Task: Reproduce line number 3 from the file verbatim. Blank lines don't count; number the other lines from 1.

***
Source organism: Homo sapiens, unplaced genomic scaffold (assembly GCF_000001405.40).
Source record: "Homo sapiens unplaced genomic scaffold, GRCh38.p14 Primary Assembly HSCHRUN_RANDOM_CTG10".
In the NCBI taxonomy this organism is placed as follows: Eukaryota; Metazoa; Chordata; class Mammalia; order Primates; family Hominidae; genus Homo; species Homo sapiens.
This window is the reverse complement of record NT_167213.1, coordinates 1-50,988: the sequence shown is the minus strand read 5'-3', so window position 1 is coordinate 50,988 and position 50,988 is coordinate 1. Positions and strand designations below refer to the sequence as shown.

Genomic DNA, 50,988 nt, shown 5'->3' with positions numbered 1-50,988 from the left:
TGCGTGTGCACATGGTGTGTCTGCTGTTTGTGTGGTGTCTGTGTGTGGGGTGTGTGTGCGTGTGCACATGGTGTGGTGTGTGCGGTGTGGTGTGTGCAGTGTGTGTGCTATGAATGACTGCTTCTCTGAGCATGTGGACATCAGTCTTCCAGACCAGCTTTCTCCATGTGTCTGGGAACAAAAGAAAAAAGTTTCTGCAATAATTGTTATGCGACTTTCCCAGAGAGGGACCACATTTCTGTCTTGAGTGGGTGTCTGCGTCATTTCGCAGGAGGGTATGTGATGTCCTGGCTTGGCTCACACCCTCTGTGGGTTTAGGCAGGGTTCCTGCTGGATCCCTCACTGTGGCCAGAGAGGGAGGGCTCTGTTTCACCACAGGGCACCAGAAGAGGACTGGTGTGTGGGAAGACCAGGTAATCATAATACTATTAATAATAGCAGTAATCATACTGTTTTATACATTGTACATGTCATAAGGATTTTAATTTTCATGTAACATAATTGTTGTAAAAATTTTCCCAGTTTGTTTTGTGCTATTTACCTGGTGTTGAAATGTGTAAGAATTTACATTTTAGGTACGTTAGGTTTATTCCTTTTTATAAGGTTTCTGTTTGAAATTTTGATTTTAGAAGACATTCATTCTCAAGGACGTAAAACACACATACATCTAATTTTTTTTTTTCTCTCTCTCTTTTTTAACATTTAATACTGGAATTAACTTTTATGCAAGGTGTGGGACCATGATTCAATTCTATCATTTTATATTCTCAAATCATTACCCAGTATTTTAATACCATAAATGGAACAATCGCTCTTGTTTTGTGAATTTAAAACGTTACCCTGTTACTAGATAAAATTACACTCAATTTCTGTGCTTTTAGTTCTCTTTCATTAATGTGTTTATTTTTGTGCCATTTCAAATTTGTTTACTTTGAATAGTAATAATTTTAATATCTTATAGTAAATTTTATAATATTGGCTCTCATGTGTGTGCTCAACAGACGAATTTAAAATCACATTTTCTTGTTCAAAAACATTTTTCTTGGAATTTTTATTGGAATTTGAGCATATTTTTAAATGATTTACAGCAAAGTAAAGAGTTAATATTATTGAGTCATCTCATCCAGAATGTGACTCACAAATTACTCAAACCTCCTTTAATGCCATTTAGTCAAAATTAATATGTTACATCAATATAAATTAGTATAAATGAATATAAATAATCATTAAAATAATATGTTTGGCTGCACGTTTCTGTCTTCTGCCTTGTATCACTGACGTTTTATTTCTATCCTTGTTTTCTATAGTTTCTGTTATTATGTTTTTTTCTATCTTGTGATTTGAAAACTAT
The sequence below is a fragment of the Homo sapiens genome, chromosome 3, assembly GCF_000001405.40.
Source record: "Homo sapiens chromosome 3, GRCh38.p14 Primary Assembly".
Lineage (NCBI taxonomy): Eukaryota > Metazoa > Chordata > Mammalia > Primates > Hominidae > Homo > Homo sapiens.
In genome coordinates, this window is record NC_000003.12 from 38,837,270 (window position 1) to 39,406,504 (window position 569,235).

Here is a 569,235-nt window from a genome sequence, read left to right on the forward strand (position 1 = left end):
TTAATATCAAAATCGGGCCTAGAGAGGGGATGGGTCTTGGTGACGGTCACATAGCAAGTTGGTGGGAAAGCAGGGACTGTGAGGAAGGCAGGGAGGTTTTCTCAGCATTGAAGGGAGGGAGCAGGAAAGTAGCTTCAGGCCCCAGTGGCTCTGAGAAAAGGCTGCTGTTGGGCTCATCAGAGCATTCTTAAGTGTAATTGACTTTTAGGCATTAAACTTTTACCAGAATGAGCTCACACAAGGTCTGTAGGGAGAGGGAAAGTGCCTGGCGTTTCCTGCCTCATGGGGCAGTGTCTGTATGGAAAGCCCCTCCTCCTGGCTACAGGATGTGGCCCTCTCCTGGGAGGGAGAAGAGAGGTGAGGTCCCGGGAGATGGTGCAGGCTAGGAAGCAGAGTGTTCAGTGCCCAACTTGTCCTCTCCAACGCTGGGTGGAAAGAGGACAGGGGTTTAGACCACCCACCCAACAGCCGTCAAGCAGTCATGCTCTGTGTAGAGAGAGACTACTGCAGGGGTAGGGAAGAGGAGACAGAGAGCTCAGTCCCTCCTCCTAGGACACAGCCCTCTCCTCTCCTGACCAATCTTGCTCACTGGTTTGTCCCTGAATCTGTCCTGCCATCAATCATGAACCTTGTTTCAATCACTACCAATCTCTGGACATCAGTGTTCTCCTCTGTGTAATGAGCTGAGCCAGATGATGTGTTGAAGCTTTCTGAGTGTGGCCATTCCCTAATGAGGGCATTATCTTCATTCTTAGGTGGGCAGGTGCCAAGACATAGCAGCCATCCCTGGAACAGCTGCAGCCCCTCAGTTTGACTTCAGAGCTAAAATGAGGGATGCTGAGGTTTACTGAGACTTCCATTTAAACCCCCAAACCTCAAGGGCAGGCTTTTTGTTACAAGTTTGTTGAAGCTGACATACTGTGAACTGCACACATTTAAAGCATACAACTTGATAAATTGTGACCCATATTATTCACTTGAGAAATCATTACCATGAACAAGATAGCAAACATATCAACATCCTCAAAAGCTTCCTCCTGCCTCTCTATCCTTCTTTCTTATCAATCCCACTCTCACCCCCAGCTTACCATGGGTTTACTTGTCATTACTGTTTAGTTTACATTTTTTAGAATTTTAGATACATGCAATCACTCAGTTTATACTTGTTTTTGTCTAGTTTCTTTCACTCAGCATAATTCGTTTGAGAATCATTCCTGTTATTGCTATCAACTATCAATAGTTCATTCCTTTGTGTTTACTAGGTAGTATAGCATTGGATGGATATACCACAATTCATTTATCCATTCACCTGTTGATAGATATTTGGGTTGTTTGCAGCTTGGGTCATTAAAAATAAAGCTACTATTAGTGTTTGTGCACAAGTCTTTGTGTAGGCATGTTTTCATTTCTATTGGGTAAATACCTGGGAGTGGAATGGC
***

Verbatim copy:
In the NCBI taxonomy this organism is placed as follows: Eukaryota; Metazoa; Chordata; class Mammalia; order Primates; family Hominidae; genus Homo; species Homo sapiens.